Summary and book reviews of The Last Confession of Thomas Hawkins by Antonia Hodgson

The Last Confession of Thomas Hawkins

by Antonia Hodgson

The Last Confession of Thomas Hawkins by Antonia Hodgson X
The Last Confession of Thomas Hawkins by Antonia Hodgson
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  • First Published:
    Mar 2016, 400 pages
    Paperback:
    Mar 2017, 400 pages

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Book Summary

In a new Georgian–era mystery by Antonia Hodgson, the follow-up to The Devil in the Marshalsea, Tom Hawkins prays for a royal pardon as he relives the espionage, underground dealings, and murder accusations that sent him to the gallows.

London, 1728. Tom Hawkins is headed to the gallows, accused of murder. Gentlemen don't hang and Tom's damned if he'll be the first. He may not be much of a gentleman, but he is innocent. He just always finds his way into a spot of bad luck.

It's hard to say when Tom's troubles began. He was happily living in sin with his beloved, Kitty Sparks — though their neighbors were certainly less pleased about that.  He probably shouldn't have told London's most cunning criminal mastermind that he was "bored and looking for adventure." Nor should he have offered to help the king's mistress in her desperate struggles with a brutal and vindictive husband. And he definitely shouldn't have trusted the calculating Queen Caroline. She's promised him a royal pardon if he holds his tongue, but then again, there is nothing more silent than a hanged man. 

Now Tom must scramble to save his life and protect those he loves. But as the noose tightens, his time is running out.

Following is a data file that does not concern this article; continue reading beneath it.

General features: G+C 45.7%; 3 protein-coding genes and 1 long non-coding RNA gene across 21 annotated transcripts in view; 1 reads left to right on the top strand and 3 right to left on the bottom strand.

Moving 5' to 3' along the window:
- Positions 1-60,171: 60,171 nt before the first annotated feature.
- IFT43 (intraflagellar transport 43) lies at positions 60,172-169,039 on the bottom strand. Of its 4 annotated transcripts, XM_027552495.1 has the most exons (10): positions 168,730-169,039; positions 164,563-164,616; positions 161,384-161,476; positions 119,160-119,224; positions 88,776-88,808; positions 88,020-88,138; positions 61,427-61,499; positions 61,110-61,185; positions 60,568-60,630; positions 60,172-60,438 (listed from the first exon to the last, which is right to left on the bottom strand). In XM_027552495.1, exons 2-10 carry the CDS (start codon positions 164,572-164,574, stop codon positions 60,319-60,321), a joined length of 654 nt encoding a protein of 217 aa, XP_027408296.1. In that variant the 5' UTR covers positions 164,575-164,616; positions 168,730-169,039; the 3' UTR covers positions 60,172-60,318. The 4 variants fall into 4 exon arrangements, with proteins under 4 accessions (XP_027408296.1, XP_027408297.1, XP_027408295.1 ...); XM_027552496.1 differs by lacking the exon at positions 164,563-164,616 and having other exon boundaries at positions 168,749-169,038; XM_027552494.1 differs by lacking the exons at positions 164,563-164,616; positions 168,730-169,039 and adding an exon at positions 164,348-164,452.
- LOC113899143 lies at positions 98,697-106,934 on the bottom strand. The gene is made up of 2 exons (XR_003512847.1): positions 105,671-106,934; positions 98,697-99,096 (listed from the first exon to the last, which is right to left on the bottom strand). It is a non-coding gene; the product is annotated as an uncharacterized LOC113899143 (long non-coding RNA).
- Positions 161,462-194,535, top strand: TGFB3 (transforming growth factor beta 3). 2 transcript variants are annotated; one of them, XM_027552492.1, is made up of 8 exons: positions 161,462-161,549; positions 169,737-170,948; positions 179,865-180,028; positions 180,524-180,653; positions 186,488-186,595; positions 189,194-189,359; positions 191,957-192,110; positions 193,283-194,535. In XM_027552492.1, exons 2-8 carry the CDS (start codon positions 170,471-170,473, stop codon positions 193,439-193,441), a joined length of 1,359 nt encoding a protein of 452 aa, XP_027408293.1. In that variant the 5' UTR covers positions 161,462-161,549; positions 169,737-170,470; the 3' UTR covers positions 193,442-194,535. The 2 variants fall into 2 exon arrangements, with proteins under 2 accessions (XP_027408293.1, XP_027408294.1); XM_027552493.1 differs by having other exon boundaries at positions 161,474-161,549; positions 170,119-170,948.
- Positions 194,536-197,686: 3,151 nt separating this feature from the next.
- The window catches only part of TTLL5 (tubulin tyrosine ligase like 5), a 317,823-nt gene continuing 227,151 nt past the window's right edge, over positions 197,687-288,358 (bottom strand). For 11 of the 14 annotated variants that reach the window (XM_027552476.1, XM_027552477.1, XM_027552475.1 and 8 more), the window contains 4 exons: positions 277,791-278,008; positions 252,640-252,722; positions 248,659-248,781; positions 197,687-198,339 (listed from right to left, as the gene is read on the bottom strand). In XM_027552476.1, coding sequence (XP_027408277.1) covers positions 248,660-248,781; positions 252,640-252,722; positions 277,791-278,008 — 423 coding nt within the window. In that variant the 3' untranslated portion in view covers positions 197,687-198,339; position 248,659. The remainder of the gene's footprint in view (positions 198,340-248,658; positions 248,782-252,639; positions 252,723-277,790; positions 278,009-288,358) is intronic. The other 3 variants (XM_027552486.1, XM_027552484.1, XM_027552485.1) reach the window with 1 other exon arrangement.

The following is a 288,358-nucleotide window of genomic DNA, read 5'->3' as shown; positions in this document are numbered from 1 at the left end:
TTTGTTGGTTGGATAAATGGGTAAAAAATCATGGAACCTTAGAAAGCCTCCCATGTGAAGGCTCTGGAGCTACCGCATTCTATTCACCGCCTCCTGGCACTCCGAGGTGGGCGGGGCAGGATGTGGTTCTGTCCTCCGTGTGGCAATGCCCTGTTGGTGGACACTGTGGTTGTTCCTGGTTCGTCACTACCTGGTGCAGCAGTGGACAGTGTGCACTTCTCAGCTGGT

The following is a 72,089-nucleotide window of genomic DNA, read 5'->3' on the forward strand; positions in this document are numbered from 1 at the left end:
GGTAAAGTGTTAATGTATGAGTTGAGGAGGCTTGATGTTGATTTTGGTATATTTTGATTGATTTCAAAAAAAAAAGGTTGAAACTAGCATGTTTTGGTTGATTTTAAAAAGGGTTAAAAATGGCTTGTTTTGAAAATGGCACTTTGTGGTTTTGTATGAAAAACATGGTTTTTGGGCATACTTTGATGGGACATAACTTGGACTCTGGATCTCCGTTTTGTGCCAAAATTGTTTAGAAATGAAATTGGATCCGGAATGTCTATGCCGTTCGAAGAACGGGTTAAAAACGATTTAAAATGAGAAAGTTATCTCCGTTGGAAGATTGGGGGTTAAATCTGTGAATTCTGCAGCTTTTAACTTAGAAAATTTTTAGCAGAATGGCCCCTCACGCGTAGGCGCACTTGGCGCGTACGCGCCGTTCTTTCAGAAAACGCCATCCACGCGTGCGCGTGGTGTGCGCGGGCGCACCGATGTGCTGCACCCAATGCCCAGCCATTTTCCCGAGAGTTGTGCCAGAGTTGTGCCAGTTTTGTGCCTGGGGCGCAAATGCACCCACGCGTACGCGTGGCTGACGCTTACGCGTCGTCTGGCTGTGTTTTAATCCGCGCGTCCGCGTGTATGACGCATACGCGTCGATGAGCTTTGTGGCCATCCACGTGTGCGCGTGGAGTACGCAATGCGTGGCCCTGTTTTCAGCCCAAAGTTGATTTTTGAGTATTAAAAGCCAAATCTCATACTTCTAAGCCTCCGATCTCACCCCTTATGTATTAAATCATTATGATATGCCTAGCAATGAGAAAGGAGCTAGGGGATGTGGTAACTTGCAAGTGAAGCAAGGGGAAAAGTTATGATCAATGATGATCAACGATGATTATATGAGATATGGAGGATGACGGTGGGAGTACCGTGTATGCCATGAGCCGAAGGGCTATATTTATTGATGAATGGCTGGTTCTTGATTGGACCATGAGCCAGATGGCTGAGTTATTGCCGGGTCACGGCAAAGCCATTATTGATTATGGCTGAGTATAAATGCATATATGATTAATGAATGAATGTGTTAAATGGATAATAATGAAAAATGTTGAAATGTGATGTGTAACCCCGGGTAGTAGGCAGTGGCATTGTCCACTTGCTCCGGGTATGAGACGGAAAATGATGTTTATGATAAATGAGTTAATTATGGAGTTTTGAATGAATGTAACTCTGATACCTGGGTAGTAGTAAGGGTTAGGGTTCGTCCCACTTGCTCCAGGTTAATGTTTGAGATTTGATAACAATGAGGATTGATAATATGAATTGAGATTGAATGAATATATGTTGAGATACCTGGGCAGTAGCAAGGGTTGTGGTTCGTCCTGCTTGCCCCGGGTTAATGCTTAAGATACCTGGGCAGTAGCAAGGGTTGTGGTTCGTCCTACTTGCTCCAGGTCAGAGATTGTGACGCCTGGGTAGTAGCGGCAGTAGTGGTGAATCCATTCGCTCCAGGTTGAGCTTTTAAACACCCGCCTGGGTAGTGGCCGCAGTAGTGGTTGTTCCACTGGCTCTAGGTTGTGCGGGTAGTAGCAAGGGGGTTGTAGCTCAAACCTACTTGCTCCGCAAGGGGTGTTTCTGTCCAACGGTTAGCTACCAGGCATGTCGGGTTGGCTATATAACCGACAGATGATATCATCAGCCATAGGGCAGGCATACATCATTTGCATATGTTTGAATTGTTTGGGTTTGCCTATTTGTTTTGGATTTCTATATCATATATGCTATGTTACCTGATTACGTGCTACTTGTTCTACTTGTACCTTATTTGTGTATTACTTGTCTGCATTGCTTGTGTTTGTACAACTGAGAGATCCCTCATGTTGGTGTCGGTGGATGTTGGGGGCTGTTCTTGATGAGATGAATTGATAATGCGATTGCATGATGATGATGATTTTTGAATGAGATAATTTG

Prologue

No one thought Tom Hawkins would hang. Not until the last moment.

Gentlemen don't hang; not even ones found guilty of murder. Hawkins wasn't much of a gentleman, that was true, but he came from a good family. A good family with good connections. The pardon would come. Sometimes the Marshal kept it hidden deep in his pocket, only to pull it out with a flourish when the procession reached the gallows. A bit of drama for the mob. A lesson, too: an act of mercy is always a lesson.

This is what Hawkins tells himself as his cart rolls slowly out of Newgate Prison. The pardon will come. I've kept my side of the bargain. I've held my tongue. But Hawkins has a gambler's instinct, and he can feel the odds rising with each turn of the wheel.

He should have been freed hours ago. If he could only catch someone's eye . . . but the Marshal is riding up at the head of the procession, followed by a band of constables armed with staves. Their boots pound ...

Please be aware that this discussion guide may contain spoilers!
  1. How credible a character is Thomas Hawkins? Who can you trust in this novel? What does it mean to be honest in this world?
  2. Research Georgian-era London to discuss how Hodgson chose to depict this world. What sights, sounds, and smells rang true to you? How much did you know about Queen Caroline before reading this and what did you learn? Do you see any parallels between the world of Thomas Hawkins and our own?
  3. "Do not confuse a disreputable life with a wicked one," Hodgson writes. What's the difference? Is Tom a moral character or not? 
  4. The idea of being an upstanding moral citizen is a significant theme in this novel. Which characters are most preoccupied with this notion? Would you say ...